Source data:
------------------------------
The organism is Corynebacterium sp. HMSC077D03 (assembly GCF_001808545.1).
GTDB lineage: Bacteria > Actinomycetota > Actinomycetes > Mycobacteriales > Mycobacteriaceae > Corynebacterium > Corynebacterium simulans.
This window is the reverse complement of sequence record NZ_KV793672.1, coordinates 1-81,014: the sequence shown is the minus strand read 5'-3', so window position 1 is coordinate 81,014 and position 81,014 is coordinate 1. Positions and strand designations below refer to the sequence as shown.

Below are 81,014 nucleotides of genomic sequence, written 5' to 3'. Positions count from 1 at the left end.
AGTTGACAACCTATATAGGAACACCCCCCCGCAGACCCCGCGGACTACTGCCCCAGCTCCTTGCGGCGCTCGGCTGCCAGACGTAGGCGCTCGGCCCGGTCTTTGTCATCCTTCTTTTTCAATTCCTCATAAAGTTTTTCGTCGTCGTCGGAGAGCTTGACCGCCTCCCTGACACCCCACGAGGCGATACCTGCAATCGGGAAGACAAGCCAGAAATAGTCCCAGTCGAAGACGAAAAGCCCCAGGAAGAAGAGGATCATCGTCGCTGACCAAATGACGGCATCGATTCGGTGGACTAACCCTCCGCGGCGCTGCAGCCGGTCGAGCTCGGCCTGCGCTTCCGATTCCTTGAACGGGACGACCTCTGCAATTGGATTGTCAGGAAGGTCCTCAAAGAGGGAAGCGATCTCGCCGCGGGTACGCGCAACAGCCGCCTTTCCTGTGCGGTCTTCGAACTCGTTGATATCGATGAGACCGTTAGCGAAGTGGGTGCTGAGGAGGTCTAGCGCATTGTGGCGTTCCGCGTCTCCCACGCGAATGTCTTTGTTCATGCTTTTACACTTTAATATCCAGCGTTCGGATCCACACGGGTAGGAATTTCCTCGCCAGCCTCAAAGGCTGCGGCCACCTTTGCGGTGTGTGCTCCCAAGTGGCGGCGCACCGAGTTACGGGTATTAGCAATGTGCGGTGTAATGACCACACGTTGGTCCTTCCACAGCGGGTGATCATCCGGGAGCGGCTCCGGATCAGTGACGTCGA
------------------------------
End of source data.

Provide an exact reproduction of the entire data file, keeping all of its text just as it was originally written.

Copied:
The organism is Corynebacterium sp. HMSC077D03 (assembly GCF_001808545.1).
GTDB lineage: Bacteria > Actinomycetota > Actinomycetes > Mycobacteriales > Mycobacteriaceae > Corynebacterium > Corynebacterium simulans.
This window is the reverse complement of sequence record NZ_KV793672.1, coordinates 1-81,014: the sequence shown is the minus strand read 5'-3', so window position 1 is coordinate 81,014 and position 81,014 is coordinate 1. Positions and strand designations below refer to the sequence as shown.

Below are 81,014 nucleotides of genomic sequence, written 5' to 3'. Positions count from 1 at the left end.
AGTTGACAACCTATATAGGAACACCCCCCCGCAGACCCCGCGGACTACTGCCCCAGCTCCTTGCGGCGCTCGGCTGCCAGACGTAGGCGCTCGGCCCGGTCTTTGTCATCCTTCTTTTTCAATTCCTCATAAAGTTTTTCGTCGTCGTCGGAGAGCTTGACCGCCTCCCTGACACCCCACGAGGCGATACCTGCAATCGGGAAGACAAGCCAGAAATAGTCCCAGTCGAAGACGAAAAGCCCCAGGAAGAAGAGGATCATCGTCGCTGACCAAATGACGGCATCGATTCGGTGGACTAACCCTCCGCGGCGCTGCAGCCGGTCGAGCTCGGCCTGCGCTTCCGATTCCTTGAACGGGACGACCTCTGCAATTGGATTGTCAGGAAGGTCCTCAAAGAGGGAAGCGATCTCGCCGCGGGTACGCGCAACAGCCGCCTTTCCTGTGCGGTCTTCGAACTCGTTGATATCGATGAGACCGTTAGCGAAGTGGGTGCTGAGGAGGTCTAGCGCATTGTGGCGTTCCGCGTCTCCCACGCGAATGTCTTTGTTCATGCTTTTACACTTTAATATCCAGCGTTCGGATCCACACGGGTAGGAATTTCCTCGCCAGCCTCAAAGGCTGCGGCCACCTTTGCGGTGTGTGCTCCCAAGTGGCGGCGCACCGAGTTACGGGTATTAGCAATGTGCGGTGTAATGACCACACGTTGGTCCTTCCACAGCGGGTGATCATCCGGGAGCGGCTCCGGATCAGTGACGTCGA